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More effort is needed to curb attacks on women

Picture: Tracey Adams/ African News Agency (ANA) Archives

Picture: Tracey Adams/ African News Agency (ANA) Archives

Published Jun 4, 2022


By Zelna Jansen

A sample survey conducted in Gauteng in 2010, found that 51% of women in South Africa have experienced gender-based violence (GBV). And 76% of men stated that they have perpetrated GBV at one stage in their lives.

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The SAPS crime statistics for the year 2019/2020 grimly indicates that 53 293 sexual offences were reported which averaged 146 a day. Of this, 42 289 were rapes. This was an increase from the previous year’s crime statistics.

Femicide is also five times higher in South Africa than the global average and it has the fourth-highest female interpersonal violence death rate out of 183 countries listed by the World Health Organization (WHO). Besides the emotional and physical harm caused by GBV, a study conducted by KPMG, estimated GBV costs to South Africa are between R28.4 billion and R42.4bn annually.

Outcries from various advocacy groups led to the Presidential Summit against Gender-Based Violence and Femicide (GBVF) in November 2018. Following the summit, it was proposed that three laws be amended to curb the rate of GBV.

President Cyril Ramaphosa signed the bills into law in January this year. The Criminal and Related Matters Amendment Act of 2021, expands the instances when a complainant can give evidence through an intermediary and provides for evidence to be given though audio-visual links.

This is an important amendment as section 35(3)(h) of the Constitution states that an accused must be presumed innocent. This creates an adversarial and harsh justice system for the victim, who must consistently prove what happened.

Eventually leading to the trial and being interrogated by the legal representative of the accused. Having a victim testify through other measures will hopefully ease secondary victimisation.

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The Domestic Violence Amendment Act of 2021 includes new definitions such as “controlling behaviour” and “coercive behaviour”. The definition of domestic violence now includes spiritual abuse, and elder abuse.

The Act also introduces online applications for protection orders against acts of domestic violence. The Criminal Law (Sexual Offences and Related Matters) Amendment Act of 2021, introduces a new offence of sexual intimidation and expands the scope of the National Register for Sex Offenders (NRSO) to include the particulars of all sex offenders and not only sex offenders against children and people who are mentally disabled.

Laws are regarded as classical examples of using legal regulation to change behaviour, which have been found to be effective because they are backed by a punitive threat. This prompts people to make judgements about risks and rewards before deciding whether to engage in a prohibited activity.

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However, if laws are not effectively implemented, they will lose their sting. One must also consider that South Africa is a violent society. A study conducted in 2007 by the Centre for the Study of Violence and Reconciliation found that violent crime is deeply ingrained in the social fabric of South Africa and cannot simply be solved through the criminal justice system.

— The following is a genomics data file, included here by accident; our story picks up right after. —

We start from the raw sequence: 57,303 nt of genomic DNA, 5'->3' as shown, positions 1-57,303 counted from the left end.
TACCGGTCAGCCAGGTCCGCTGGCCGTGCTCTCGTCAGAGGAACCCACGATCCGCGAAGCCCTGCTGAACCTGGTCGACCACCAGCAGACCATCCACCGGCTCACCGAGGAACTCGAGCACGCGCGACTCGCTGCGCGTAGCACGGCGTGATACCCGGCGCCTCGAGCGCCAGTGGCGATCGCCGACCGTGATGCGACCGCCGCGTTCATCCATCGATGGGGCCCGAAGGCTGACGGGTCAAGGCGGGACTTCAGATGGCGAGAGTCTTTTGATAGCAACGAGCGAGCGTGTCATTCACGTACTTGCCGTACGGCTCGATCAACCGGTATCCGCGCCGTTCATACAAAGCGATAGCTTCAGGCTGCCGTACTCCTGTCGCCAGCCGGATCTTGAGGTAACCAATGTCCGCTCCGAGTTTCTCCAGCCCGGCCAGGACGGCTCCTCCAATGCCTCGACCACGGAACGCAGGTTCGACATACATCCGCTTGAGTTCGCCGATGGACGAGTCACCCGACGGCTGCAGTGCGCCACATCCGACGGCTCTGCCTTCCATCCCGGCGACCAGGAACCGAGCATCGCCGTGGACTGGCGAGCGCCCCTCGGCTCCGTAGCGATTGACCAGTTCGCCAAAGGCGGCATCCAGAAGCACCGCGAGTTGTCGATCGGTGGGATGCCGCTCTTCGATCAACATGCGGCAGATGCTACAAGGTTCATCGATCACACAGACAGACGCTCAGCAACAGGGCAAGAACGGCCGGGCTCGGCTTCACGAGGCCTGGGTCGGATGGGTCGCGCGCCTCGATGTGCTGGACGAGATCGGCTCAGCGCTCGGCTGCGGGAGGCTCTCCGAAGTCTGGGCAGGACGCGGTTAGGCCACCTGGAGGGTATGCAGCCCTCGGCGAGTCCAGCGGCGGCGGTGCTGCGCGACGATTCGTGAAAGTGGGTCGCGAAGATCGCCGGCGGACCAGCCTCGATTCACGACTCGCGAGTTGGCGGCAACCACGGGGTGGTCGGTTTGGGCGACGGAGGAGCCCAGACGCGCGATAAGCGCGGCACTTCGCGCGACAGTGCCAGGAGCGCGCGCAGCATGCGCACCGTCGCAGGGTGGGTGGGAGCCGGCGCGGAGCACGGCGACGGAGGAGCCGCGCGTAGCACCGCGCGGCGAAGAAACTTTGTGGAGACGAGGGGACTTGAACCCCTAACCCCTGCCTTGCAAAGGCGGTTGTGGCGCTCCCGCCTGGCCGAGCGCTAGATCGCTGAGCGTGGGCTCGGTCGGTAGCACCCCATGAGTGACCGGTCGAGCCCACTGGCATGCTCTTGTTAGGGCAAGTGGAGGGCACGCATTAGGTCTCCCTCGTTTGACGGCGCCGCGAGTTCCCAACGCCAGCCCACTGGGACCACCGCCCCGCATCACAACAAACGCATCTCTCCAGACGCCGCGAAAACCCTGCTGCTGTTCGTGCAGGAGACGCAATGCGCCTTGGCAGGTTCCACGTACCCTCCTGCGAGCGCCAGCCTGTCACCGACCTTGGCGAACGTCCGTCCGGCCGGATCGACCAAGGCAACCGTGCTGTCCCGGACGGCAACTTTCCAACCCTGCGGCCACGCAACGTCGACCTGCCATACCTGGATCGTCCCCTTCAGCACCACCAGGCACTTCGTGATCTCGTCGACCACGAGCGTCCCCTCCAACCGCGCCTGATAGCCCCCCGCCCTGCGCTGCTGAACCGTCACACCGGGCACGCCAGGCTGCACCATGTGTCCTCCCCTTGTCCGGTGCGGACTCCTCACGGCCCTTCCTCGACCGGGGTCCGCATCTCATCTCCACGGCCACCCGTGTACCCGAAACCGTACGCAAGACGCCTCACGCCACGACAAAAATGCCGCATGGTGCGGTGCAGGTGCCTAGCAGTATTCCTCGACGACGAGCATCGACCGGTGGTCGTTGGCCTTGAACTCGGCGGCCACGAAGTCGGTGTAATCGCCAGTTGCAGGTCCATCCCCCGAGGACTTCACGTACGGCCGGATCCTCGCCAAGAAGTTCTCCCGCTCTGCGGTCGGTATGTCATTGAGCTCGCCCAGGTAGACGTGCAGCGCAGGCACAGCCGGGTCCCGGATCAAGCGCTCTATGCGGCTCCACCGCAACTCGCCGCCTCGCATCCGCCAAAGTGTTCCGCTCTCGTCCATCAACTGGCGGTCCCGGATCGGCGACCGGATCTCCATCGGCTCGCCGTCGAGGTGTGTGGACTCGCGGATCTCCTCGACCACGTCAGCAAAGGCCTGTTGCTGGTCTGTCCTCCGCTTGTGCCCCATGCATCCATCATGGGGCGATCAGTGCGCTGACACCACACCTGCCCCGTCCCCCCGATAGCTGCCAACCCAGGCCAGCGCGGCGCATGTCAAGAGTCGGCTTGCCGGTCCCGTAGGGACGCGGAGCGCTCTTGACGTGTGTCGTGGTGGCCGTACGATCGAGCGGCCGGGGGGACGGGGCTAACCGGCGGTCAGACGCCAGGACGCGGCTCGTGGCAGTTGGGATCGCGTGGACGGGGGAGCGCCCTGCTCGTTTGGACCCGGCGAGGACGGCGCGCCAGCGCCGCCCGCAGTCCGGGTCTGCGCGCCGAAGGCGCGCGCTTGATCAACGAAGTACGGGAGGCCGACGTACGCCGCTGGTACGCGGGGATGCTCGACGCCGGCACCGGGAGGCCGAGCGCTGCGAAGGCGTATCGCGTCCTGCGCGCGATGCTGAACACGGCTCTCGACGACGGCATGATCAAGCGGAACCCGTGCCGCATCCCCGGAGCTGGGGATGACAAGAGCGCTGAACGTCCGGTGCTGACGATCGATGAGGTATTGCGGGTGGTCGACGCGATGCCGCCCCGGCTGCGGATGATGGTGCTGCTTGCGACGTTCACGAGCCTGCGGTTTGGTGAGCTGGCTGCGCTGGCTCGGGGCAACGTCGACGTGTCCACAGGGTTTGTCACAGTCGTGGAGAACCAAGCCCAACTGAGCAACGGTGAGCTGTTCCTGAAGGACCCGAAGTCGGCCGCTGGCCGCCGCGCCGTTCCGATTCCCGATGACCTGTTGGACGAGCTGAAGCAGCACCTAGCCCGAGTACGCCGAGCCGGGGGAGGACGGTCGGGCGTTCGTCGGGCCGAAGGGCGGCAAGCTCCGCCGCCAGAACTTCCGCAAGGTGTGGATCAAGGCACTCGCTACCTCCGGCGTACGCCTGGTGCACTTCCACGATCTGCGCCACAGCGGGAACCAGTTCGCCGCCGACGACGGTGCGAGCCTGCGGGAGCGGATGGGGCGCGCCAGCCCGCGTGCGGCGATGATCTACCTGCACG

Factors that contribute to the high rates of violence are inequality, poverty, unemployment, marginalisation, the vulnerability of young people, which is linked to poor child rearing, ambivalence towards the law, normalisation of violence and an overdependence on an inefficient criminal justice system.

Add a healthy dose of patriarchy, and the perpetrator’s ambivalence towards the laws, the outcome hoped for may not be achieved. Another vitally critical issue is that the police to population ratio is 1:413.

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GBV hotspots in, for example, the Western Cape such as Delft, Nyanga, Mitchells Plain and Khayelitsha will have a higher population to police ratio. This will impact SAPS effectiveness in implementing the new laws. More must therefore be done.

The president with the International Women’s Forum of South Africa launched the GBVF Response Fund in February 2021. The private sector pledged R128 million to help fight GBVF. This is a noble attempt. However, the president recognised GBVF as a pandemic.

Therefore, the government must do more and place more resources to stop this pandemic. What about a tax on alcohol? A review conducted by the Southern African Alcohol Policy Alliance and the South African Medical Research Council found that alcohol drives GBVF.

The tax must be earmarked for programmes fighting GBVF. The health promotion levy on sugar beverages added an extra R2.7bn to the fiscus. At the same time, it also found that people reduced their intake of sugar beverages.

Taxes and regulations on tobacco products also reduced the number of people who smoked. This is something that our law and policy-makers should explore. South Africa remains haunted by its violent past and it shows up in the crime statistics for all crimes, including GBVF.

Therefore, more must be done to create opportunities for people to heal from the trauma of the past that seems to be carried over to generations. Religious institutions can play a significant role in this area. One can only imagine the efforts to curb GBVF that could be funded by a tax on alcohol.

However, that also depends on whether such funds will reach those it is supposed to help.

* Jansen is a lawyer and CEO of Zelna Jansen Consultancy